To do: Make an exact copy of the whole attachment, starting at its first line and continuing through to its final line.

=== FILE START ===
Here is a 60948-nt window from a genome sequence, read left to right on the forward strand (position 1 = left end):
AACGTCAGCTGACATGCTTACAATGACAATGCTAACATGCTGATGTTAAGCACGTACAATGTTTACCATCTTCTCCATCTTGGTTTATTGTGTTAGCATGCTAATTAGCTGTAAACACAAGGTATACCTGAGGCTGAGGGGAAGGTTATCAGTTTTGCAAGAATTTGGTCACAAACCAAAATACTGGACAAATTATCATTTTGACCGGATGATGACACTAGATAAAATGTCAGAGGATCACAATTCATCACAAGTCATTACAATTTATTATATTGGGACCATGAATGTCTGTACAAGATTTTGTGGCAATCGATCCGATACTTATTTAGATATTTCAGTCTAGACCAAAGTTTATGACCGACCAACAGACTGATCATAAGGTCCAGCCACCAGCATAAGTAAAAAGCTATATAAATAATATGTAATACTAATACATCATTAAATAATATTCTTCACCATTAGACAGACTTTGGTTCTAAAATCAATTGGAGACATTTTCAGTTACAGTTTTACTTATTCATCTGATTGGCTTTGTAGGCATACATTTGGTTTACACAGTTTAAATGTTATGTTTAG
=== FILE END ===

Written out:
Here is a 60948-nt window from a genome sequence, read left to right on the forward strand (position 1 = left end):
AACGTCAGCTGACATGCTTACAATGACAATGCTAACATGCTGATGTTAAGCACGTACAATGTTTACCATCTTCTCCATCTTGGTTTATTGTGTTAGCATGCTAATTAGCTGTAAACACAAGGTATACCTGAGGCTGAGGGGAAGGTTATCAGTTTTGCAAGAATTTGGTCACAAACCAAAATACTGGACAAATTATCATTTTGACCGGATGATGACACTAGATAAAATGTCAGAGGATCACAATTCATCACAAGTCATTACAATTTATTATATTGGGACCATGAATGTCTGTACAAGATTTTGTGGCAATCGATCCGATACTTATTTAGATATTTCAGTCTAGACCAAAGTTTATGACCGACCAACAGACTGATCATAAGGTCCAGCCACCAGCATAAGTAAAAAGCTATATAAATAATATGTAATACTAATACATCATTAAATAATATTCTTCACCATTAGACAGACTTTGGTTCTAAAATCAATTGGAGACATTTTCAGTTACAGTTTTACTTATTCATCTGATTGGCTTTGTAGGCATACATTTGGTTTACACAGTTTAAATGTTATGTTTAG